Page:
Latin American Women's Protection after Adjustment: A Feminist Critique of Conditional Cash Transfers in Chile and Argentina
AbstractThis paper analyses conditional cash transfer (CCT) policies in Argentina and Chile from a gender perspective. Policy advocates maintain that, through the income provided by CCTs, women acquire some economic autonomy and empowerment within the household. This positive analysis is, however, tempered by gender-based concerns about the developmental value of conservative appeals to women as “mothers”, founded on traditional cultural norms, in regional policy design. Drawing on these two country examples, the objective of the paper is to assess the terms and conditions of women's inclusion as “conduits of policy” in CCTs in the Southern Cone. Findings indicate that the continuity of policy in Chile's anti-poverty strategies locates women as being accountable for family well-being within a multidimensional and psychological vision of poverty. Chile constitutes a radical example of the extension of women's individual responsibilities in managing household poverty with no collective component. By contrast, in Argentina the role of women appears to be dictated more by continuous changes in the state's definition of poverty alleviation, rather than the developmental objective of empowering women. Women's positioning in CCTs could be labelled as bearers of politics, in a context that transfers to women the duty of socially assisting others while rendering their personal needs progressively less visible.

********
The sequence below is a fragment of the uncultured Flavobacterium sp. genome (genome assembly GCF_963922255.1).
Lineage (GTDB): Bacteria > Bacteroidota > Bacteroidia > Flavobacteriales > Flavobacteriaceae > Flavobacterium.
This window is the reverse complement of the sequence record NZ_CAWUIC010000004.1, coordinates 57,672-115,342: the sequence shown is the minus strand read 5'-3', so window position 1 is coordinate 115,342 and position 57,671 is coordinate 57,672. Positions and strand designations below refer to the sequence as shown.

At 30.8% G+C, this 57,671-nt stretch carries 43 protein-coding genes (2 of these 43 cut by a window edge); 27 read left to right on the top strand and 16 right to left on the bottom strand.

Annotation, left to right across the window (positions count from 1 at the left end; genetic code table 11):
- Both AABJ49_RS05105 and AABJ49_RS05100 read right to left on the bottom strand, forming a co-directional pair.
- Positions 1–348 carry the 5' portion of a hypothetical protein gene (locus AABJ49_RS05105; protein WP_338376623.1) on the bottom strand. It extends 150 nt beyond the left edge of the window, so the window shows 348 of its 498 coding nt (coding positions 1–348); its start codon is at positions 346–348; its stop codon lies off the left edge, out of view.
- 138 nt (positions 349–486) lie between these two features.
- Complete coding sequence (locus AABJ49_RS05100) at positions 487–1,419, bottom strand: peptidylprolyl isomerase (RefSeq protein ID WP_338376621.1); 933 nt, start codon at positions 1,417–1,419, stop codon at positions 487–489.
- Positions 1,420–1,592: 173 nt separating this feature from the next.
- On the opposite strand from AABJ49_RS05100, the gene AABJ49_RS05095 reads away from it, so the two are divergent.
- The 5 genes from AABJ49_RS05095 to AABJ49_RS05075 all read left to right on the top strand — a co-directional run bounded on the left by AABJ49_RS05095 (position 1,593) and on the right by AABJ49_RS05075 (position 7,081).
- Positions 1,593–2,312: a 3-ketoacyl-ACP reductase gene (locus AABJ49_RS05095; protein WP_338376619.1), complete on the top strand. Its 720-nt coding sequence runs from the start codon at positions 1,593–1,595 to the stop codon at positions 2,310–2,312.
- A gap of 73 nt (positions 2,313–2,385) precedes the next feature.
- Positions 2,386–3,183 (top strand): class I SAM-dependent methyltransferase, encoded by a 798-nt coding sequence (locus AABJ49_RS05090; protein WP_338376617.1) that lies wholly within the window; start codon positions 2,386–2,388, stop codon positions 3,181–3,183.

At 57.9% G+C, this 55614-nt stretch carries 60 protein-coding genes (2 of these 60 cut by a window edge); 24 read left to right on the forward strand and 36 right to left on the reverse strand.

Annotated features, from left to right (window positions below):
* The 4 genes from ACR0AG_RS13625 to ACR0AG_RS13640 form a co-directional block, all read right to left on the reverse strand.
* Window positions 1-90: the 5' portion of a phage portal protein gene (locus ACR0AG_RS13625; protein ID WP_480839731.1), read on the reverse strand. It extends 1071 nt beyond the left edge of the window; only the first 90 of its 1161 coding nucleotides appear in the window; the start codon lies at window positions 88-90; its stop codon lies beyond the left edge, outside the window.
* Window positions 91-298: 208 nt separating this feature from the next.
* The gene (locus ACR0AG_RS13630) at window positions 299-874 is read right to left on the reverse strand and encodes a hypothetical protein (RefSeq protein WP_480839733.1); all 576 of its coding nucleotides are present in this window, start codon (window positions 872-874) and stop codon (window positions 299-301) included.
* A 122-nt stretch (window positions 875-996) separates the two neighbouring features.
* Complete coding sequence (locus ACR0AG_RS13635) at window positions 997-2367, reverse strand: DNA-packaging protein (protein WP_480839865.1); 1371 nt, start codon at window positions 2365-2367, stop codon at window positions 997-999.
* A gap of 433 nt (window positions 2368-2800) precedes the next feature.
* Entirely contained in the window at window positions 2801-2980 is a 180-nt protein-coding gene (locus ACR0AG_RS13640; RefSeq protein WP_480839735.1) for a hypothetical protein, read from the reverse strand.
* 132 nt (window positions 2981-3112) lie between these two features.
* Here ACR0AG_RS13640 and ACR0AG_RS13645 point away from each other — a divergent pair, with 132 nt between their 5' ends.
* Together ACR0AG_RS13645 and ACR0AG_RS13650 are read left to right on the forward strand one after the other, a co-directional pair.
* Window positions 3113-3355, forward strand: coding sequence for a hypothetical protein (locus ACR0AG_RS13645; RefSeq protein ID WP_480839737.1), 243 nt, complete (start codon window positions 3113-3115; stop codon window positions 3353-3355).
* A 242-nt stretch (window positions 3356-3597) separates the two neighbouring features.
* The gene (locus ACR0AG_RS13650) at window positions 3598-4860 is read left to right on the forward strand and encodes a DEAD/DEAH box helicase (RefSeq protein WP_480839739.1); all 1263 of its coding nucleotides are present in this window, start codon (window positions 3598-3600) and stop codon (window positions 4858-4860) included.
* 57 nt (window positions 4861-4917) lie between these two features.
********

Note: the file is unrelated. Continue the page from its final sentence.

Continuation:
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Bibliographic InfoArticle provided by Taylor & Francis Journals in its journal Oxford Development Studies.
Volume (Year): 38 (2010)
Issue (Month): 4 ()
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